South by Southwest
Austin, TX - March 15 to 18, 2006
Published Apr 01, 2006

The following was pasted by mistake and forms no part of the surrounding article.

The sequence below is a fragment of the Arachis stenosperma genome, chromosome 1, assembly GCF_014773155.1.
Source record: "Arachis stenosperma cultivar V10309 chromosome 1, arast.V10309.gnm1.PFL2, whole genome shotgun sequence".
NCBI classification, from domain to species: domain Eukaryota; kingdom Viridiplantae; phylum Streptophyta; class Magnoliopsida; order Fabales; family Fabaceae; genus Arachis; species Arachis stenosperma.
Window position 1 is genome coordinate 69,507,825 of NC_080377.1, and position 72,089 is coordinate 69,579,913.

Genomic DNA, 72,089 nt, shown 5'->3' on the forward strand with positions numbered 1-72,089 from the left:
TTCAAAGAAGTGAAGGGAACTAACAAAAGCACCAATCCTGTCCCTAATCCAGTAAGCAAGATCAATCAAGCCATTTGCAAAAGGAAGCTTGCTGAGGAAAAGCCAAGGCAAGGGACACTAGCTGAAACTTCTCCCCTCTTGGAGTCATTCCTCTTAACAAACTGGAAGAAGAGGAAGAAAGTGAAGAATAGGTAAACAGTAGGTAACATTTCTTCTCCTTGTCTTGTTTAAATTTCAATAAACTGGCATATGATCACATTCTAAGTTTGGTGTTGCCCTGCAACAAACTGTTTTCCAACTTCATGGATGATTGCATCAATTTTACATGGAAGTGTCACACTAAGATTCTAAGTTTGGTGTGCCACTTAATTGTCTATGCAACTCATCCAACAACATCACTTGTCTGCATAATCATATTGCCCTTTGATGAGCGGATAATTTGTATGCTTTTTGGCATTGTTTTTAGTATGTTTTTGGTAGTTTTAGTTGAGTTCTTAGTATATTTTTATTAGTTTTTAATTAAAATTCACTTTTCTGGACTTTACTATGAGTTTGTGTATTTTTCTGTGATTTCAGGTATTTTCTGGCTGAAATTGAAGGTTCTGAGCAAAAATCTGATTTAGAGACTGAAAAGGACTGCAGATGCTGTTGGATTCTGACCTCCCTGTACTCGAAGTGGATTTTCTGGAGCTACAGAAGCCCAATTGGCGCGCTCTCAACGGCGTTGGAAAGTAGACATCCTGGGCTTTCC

To give an inkling of the ever-increasing importance of Austin's South by Southwest music festival as it celebrates its 20th birthday, when erstwhile Wu-Tanger Ghostface overslept and missed his flight, his Def Jam boss Jay-Z chartered a private plane so the rapper could join new label-mate Lady Sovereign and the 1,400 other artists turning the Texas capital into a citywide concert as streets closed, clubs filled and parking lots overflowed. Hell, it's grown into the kind of festival where local band Spoon and '80s refugees Echo and the Bunnymen can attract about 30,000 to a lakeside park; where Morrissey can be overshadowed by upstarts the Arctic Monkeys; where TV on the Radio's afro'd Kyp Malone can test out solo material; and where the festival highlight consists of a secret parking lot performance by the Flaming Lips, who followed up an onstage marriage proposal by bringing out Peaches and blasting through a mind-blowing cover of Black Sabbath's "War Pigs" as the crowd rushed forward to dance amidst the instruments. Though there was a major influx of older musicians this year — ranging from the Pretenders and Lyle Lovett to the Beastie Boys and Gang of Four, with the latter showing everyone how to reunite properly with a savagely unsentimental set at URB magazine's tenth anniversary party on a rooftop parking lot — the newbie buzz flowed fast and furious. Sometimes the hype was right on the money. Hot Chip laid waste with a harder-than-the-album performance that sounded like the Postal Service if they weren't such pussies, while Norwegian noise-gazers Sareena Maneesh wore silly hippie outfits that belied their eardrum-blowing sound and made up for a lack of "songs" with a mesmerising sonic squall. Meanwhile, the Subways, one of a bazillion British bands in attendance, far exceeded expectations with a beyond-rousing closing performance of their single "Rock And Roll Queen." Other times, the hype was not to be believed, as with the allegedly lauded Tapes ‘N Tapes, who got numerous high-profile showcases and parties yet played abysmally average indie rock representing the genre at its most generic. But SXSW wasn't just about indie rock. There was plenty of room over the four-day fest for Brooklyn cow-punks the Flatwheelers to busk for bucks on Sixth street, for Nigerian afrobeat hero Femi Kuti to wow a massive afternoon crowd with swirling dancers and a 12-piece band, for techno mainstay Matthew Dear to play out his dirty-minded Audion alias and for an invasion of Houston hip-hop led by Devin the Dude, Chamillionaire and Swishahouse, who spun a hilariously screwed version of "Since U Been Gone." But if that track sounded like Kelly Clarkson had been sipping on some sizzurp, it was the only part of South by Southwest that showed any signs of slowing down.